Ireland's Troubles Spark New Play by Awam
Nigerian playwright Awam Amkpa, MHC
assistant professor of theatre arts, wrote Not in My Season of Songs,
a play which has just completed a successful run in Minneapolis.
Audiences packed the house for the innovative media-blending
production. The play will be performed in Dublin and London this
Seven years ago Nigerian
playwright Awam Amkpa, MHC assistant professor of theatre arts, came
across a news item about an Irish woman, who, fed up with her
country's sectarian violence, fled to Nigeria. Amkpa, who left his
homeland fourteen years ago, was struck by the irony. After forty
years of independence from England, Nigeria still suffers the effects
of its own colonial history. The two nations' similar legacies
inspired Amkpa to write a full-length play, Not in My Season of
Songs, which has just
completed a highly successful run at the Mixed Blood Theater in
Minneapolis. Audiences packed the house for the innovative
media-blending production produced by the Pangia World Theater. The
play is scheduled for a summer tour in Dublin and London.
Performed with music, dance, film,
video and, of course, dialogue, the production, directed by Amkpa,
recounts the experiences of a Catholic woman from Northern Ireland
who discovers she is far from alone in her search for identity. In
Nigeria she befriends an African American exploring his ancestry, and
a map maker immersed in the revising of boundaries.
Why individuals cross boundaries and
what they discover in exile is at the core of Amkpa's dramatic
exploration. While themes of identity and displacement are central to
the play, Amkpa is also interested in issues of commonality, and the
complexities inherent in our definitions of home. "We shouldn't take
for granted that the place we are born in is our home," he contends,
adding that "the level of interaction between our different cultures
is more important than the uniqueness of our identity."
Amkpa's global humanitarian vision was
underscored by the recent production's international cast, with
actors from Nigeria, Ireland, England and the United States. His
unconventional on-stage media-mixing enhanced a sense of cultural
layering, and exposed the audience to diverse forms of communication
in a dynamic and accessible forum.
The sets for Not in My Season of
Songs were designed
by Leandro Soto, a native of Cuba and a visiting artist in the MHC's
Department of Theatre Arts. Soto's collaboration with Amkpa resulted
in a "spectacular set saturated with colorful maps and islands," says
the playwright. Soto also created an installation to Elegua, a deity
he believes informs Amkpa's dramaturgy.
Amkpa, who studied with Wole Soyinka,
Nigeria's Nobel Prize-winning playwright, has also directed plays in
Nigeria, England and Canada. In addition to teaching internationally,
he has made political, experimental, and documentary films, and has
directed workshops in street and community theater. His forthcoming
book, Overpowered But
Not Tamed:Theatre, Colonialism and Postcolonial Desires
focuses on political theater in Britain and Nigeria. Amkpa's course
Postcolonial Cinemas is being offered this fall.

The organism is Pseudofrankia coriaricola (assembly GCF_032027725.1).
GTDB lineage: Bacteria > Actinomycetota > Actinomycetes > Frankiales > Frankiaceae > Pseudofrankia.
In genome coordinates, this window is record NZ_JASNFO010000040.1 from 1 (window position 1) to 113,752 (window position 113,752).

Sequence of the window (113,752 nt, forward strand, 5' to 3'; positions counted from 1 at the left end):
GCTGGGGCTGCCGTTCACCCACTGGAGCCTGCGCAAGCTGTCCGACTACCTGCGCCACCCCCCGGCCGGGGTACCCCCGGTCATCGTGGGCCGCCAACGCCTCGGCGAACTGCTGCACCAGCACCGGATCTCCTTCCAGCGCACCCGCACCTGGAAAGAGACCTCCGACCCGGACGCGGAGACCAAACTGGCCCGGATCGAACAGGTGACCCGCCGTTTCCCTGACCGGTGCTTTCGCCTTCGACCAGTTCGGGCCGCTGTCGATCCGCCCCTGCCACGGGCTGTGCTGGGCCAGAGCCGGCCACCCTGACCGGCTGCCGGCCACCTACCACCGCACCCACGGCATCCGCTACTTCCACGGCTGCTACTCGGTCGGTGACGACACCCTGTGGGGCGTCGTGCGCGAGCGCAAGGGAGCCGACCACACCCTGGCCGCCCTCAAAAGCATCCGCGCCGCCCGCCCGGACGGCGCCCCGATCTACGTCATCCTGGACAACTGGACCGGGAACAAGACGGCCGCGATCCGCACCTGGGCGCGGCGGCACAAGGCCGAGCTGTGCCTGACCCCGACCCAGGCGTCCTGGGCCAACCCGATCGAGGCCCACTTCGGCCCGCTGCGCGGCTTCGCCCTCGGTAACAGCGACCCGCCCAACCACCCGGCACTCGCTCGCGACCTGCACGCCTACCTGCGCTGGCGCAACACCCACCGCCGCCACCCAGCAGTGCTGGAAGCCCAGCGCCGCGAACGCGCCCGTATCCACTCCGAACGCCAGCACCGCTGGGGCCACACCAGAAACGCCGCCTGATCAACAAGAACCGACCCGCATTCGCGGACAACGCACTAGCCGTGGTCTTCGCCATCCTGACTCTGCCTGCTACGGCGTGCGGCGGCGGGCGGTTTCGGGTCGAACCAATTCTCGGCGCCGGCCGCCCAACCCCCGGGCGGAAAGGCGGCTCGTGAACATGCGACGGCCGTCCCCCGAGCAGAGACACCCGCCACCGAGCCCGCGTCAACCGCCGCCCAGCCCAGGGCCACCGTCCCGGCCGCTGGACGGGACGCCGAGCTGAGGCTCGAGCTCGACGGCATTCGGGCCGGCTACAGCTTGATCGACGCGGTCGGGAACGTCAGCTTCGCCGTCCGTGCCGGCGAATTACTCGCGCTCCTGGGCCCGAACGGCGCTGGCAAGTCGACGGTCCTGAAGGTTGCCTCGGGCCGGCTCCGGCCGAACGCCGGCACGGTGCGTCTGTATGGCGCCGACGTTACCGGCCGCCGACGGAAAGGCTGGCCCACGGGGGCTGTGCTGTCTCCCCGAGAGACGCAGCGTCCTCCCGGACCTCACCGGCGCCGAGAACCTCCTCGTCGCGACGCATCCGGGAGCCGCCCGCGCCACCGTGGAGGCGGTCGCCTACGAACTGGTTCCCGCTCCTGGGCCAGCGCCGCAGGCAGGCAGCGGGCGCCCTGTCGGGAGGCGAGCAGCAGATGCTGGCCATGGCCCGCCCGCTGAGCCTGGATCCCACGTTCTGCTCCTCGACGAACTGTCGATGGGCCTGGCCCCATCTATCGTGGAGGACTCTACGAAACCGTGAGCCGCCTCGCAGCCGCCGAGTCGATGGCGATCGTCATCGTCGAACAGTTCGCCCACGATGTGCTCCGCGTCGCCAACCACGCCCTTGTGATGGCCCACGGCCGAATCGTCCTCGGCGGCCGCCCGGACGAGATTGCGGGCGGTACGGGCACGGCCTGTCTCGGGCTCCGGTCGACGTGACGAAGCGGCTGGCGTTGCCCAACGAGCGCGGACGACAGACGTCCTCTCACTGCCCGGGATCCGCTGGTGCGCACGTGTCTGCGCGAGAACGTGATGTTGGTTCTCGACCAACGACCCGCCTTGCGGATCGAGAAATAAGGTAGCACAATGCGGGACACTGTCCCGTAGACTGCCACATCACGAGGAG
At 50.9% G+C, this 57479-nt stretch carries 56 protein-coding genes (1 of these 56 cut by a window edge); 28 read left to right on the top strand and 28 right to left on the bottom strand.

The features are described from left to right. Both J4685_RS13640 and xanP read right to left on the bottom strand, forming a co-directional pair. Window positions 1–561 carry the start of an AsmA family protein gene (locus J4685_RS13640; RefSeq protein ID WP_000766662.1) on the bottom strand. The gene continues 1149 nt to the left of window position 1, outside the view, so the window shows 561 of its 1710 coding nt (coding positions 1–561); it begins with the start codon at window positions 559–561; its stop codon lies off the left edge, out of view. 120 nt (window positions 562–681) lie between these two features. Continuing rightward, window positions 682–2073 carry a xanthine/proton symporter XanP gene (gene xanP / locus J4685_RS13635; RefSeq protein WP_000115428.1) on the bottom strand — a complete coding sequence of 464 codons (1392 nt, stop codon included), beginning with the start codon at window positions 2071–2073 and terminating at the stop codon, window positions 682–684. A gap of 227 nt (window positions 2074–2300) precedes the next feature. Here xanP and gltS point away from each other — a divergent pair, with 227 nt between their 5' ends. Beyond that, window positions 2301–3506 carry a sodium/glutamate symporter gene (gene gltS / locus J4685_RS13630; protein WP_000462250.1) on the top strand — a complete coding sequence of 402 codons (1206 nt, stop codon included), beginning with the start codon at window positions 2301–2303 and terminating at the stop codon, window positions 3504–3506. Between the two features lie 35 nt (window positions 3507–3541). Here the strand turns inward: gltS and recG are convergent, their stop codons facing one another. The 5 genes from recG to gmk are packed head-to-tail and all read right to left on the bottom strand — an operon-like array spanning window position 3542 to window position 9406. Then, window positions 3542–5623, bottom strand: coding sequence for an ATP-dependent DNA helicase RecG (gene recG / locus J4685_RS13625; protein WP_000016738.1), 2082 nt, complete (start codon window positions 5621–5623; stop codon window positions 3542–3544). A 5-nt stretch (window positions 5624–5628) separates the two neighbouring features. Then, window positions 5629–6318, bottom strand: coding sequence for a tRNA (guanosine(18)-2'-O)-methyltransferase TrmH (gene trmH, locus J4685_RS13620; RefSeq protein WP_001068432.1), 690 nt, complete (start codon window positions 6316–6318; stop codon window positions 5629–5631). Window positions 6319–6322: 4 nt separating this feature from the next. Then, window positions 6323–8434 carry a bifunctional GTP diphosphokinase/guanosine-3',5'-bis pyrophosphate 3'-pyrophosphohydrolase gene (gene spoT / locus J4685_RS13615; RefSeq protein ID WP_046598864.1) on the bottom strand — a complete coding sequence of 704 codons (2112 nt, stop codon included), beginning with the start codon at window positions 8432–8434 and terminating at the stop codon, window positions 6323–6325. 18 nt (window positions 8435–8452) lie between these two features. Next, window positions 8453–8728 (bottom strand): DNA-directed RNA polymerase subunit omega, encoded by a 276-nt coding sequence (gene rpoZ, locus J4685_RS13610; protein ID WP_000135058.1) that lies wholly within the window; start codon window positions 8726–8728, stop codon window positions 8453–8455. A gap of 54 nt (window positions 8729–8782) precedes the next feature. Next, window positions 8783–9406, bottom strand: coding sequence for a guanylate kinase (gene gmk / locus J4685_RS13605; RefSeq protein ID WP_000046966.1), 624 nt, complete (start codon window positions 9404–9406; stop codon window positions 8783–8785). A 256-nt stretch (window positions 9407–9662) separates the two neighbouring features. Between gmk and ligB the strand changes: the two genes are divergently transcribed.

Web-based Film Course
a Virtual First
Mount Holyoke College
professor Awam Amkpa's film course Post-colonial Cinemas leaves
conventional teaching methods on the cutting-room floor. Amkpa's
students are exposed, in fact, to a pedagogical approach that could
fairly be called cutting edge. The course incorporates the creation
of Web sites as a tool for critical thinking. "It's the first time
I've used Web-technology as the core of learning for students," says
the Nigerian filmmaker and playwright, who first came to the College
Amkpa drew inspiration for his Web
site from a similar initiative by history professor Robert Schwartz.
The site (www.mtholyoke.edu/courses/aamkpa/postcolonial-cinemas), which is headlined by a flashy strip
of rotating globes, describes a course that "examines films in
countries and contexts whose cultural references are defined by
colonial and anti-colonial histories."
Films set in Africa, India, and the
Caribbean are viewed in the course, and guest lecturers visit
throughout the semester. Students are expected to read assigned
essays and to produce Web presentations after participating in a
workshop on a state-of-the-art computer design program "Adobe
Photoshop." Web technology is used in the course "as a learning
resource to interpret and create visual texts analyzing the subject,"
"I focus on training the students in
visual literacy, " Amkpa explains, "to challenge them to create
visual interpretations of film and text." Students are asked to
interpret abstract concepts through concrete visual imagery. For
example, says Amkpa, a Web presentation on "subjectivity," which grew
out of the idea that "colonized people are limited by the language
and culture with which they define themselves as subjects of
history," might include a range of details such as student drawing,
artwork, text, or film cuts scanned as stills on the computer.
Students are expected to work in small
groups as well as individually. "It has been an incredible class,"
Amkpa says enthusiastically of his thirteen fall-semester students.
In addition to providing a fresh and exciting approach to learning
about film, Amkpa believes it's also "important for students to be
equipped with tools that will give them a leg up professionally in
this technology-saturated world."